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PowerPlant provides hands-on experience in church planting for youth groups

ALPHARETTA, Ga. (BP)–Mission trips often spur new enthusiasm for sharing one’s faith, but it’s not often that students come home with a burning desire to be involved in starting a new church. That’s the concept behind PowerPlant, a missions experience introduced this year by the North American Mission Board.

PowerPlant borrows the model of prepackaged large-scale mission trips from World Changers. Instead of rehabilitating housing, students are involved in Vacation Bible Schools, neighborhood surveys and other essentials of getting a new church off the ground. A key difference from other mission trips is they also receive training each morning in both the theory and practice of church planting.

“The North American Board exists for church planting and evangelism, so we’ve created an initiative to teach church planting principles and evangelism skills — with the goal of seeing church planting become a part of the DNA of a younger generation,” said Jim Burton, director of volunteer mobilization for NAMB.

PowerPlant began with two pilot events this summer in Atlanta and Cornwall, Ontario. Four events are planned for next year: two in New York City, one in Cadiz, Ky., and another in Augusta, Maine.

In Atlanta, the group of about 100 students in several youth groups stayed at Rehoboth Baptist Church, but they divided up each day to work with eight church planters in the metro area. In Cornwall, a slightly larger group of students focused on one new congregation being planted by Joe and Linda Ledford, Mission Service Corps missionaries who previously led in starting several churches in Prince Edward Island, Canada.

Ledford said the PowerPlant experience gave their work a much-needed boost through Backyard Bible Clubs, door-to-door surveys, servant evangelism and other events. By the end of the week they had a list of about 120 people who had expressed interest in the new church — and 20 individuals who had made professions of faith in Christ.

“It would have taken years for two people to accomplish what they did,” Ledford said, noting that he and Linda now are visiting each prospect and beginning Bible studies. The effort also has helped in raising the profile of the church in the community.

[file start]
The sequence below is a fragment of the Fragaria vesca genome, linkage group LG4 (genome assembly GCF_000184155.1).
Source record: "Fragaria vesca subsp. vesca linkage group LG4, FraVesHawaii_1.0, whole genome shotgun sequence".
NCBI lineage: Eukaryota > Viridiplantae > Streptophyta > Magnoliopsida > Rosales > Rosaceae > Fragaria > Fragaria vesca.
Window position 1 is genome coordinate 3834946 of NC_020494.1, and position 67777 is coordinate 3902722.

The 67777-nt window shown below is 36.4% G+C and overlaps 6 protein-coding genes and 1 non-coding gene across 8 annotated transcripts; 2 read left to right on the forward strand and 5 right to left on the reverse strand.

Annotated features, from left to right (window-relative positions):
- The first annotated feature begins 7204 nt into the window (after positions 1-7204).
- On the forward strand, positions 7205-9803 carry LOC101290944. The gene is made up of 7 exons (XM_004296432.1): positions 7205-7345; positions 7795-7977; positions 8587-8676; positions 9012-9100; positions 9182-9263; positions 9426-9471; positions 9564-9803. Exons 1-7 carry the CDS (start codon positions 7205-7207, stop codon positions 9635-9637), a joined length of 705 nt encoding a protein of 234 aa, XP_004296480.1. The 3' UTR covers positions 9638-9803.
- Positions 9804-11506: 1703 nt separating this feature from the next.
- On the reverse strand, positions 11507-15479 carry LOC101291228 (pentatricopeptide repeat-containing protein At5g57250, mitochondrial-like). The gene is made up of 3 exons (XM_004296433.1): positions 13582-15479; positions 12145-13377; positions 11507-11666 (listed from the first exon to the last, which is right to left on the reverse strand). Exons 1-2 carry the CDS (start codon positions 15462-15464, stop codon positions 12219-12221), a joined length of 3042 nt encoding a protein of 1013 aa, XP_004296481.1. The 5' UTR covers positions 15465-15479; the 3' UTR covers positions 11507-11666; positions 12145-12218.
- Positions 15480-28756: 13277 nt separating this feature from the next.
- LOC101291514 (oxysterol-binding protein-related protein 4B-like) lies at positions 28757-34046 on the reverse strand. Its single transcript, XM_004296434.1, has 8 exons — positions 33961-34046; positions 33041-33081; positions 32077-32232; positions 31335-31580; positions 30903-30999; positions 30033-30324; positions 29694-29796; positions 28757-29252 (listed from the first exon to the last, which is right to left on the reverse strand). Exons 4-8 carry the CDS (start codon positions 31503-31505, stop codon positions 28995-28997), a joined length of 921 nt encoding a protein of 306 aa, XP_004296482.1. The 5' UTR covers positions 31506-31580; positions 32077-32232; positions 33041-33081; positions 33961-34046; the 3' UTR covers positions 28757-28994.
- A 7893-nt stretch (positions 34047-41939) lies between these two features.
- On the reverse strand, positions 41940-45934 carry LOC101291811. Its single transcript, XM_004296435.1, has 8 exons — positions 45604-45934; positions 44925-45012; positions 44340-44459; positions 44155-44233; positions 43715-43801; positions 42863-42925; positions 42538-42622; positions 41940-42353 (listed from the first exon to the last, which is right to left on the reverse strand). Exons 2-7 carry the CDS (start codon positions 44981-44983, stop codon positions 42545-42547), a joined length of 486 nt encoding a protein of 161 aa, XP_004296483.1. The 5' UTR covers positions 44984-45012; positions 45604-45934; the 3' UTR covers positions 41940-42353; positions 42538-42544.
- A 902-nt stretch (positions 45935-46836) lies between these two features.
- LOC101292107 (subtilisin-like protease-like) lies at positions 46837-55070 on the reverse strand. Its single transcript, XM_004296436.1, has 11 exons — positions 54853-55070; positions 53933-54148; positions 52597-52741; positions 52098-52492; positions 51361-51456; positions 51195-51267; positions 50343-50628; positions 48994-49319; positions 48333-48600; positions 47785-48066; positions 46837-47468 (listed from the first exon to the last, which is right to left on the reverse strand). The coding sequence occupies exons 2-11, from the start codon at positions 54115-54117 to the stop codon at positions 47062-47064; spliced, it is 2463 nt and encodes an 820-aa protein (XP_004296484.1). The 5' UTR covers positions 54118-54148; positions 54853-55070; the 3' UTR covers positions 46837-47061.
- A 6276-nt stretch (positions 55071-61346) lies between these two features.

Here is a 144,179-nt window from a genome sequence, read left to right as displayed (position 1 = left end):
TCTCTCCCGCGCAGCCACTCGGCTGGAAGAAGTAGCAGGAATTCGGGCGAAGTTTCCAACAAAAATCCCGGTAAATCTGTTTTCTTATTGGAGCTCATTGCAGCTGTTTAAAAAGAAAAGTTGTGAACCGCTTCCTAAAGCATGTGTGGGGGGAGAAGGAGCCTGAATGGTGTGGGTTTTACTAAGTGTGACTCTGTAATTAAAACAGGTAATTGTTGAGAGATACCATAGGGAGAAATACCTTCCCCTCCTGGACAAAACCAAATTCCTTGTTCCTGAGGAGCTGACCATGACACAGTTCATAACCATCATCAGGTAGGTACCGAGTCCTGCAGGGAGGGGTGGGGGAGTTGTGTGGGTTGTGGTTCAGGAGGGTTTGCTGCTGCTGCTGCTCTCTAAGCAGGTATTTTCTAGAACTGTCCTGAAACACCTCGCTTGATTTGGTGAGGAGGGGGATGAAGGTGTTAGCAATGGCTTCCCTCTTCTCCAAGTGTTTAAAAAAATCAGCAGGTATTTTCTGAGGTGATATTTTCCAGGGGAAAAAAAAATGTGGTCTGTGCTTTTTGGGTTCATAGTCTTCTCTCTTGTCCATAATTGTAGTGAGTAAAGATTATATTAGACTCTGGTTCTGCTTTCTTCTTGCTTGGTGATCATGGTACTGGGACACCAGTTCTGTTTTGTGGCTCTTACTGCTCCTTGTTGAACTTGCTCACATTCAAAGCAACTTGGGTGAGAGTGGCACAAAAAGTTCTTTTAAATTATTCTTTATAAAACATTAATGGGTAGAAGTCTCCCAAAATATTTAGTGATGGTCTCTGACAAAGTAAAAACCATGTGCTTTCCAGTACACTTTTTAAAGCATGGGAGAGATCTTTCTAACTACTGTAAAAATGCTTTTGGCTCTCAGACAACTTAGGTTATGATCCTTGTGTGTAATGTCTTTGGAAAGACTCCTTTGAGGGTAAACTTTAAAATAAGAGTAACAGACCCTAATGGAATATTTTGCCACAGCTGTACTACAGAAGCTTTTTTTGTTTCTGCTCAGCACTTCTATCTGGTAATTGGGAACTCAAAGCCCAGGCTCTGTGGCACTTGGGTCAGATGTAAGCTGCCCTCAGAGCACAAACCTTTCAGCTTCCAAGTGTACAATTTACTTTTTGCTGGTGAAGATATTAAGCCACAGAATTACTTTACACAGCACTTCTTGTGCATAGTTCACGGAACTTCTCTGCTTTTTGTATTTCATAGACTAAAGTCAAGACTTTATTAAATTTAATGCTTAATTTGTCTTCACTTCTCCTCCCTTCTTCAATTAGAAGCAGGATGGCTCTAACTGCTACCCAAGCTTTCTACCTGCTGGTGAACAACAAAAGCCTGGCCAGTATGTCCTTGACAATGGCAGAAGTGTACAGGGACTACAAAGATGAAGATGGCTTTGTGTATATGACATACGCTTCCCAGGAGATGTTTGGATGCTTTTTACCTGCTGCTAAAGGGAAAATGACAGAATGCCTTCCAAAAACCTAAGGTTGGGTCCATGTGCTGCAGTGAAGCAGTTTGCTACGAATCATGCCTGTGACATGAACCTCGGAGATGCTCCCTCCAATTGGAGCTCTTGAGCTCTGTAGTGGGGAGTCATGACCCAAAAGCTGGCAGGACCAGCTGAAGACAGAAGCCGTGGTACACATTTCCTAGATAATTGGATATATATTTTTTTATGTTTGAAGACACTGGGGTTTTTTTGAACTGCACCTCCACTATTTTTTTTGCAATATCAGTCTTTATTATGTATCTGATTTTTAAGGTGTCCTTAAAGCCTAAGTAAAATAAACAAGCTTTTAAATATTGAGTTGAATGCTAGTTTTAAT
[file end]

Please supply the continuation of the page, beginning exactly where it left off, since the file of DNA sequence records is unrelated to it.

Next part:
The students, meanwhile, learned that new churches historically are among the most effective ways of leading people to faith in Christ. They also learned about demographics, surveys, special events and a range of other church planting information commonly introduced in NAMB’s own “Basic Training” for church planters.

The experience is a part of NAMB’s emphasis on involving laypeople in church planting, built on the realization that reliance on seminary-trained leaders will never meet the need for new churches in North America.

“Our hope is that we’ll raise up a whole new generation of people who know something about what church planting’s all about,” said Van Kicklighter, who helped develop the program as part of NAMB’s church planting group.

“As they get to be young adults it’ll become more natural,” he said. ” … Instead of asking the question, ‘What church do I join,’ they’ll start asking the question, ‘How do I help start a new church?'”

Jonathan Wilson, who coordinates PowerPlant for NAMB, said he already is hearing from participants about how their lives have been impacted.

Chad Oglesby of McDonough, Ga., went home from the Atlanta project with a commitment to start a church for skaters.

“He’s already bought some of the ramps, and he’s in the process of trying to find a place that will help him set up kind of a skate park in Atlanta,” Wilson said. “He has a desire to reach his skater friends, because nobody else in that area is doing that right now.”

Another student who served on summer staff for the Cornwall project is working to start a new church on the campus of Mississippi State University, he said.

Wilson noted that PowerPlant is not for everyone, however. Some prior experience with volunteer missions is preferred.

“We have a lot of older students in our churches who have been involved in things like World Changes since sixth grade,” he said. “We decided some of these guys wanted an opportunity to go deeper. We welcome entire youth groups, but we want them to have at least done some other type of mission project.”
To learn more about PowerPlant, visit www.studentz.com/powerplant. (BP) photos posted in the BP Photo Library at http://www.bpnews.net. Photo titles: RIDING IT OUT, SHARING SCRIPTURE, POWERPLANT & PRAYER and BACKYARD BIBLE CLUB.

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  • James Dotson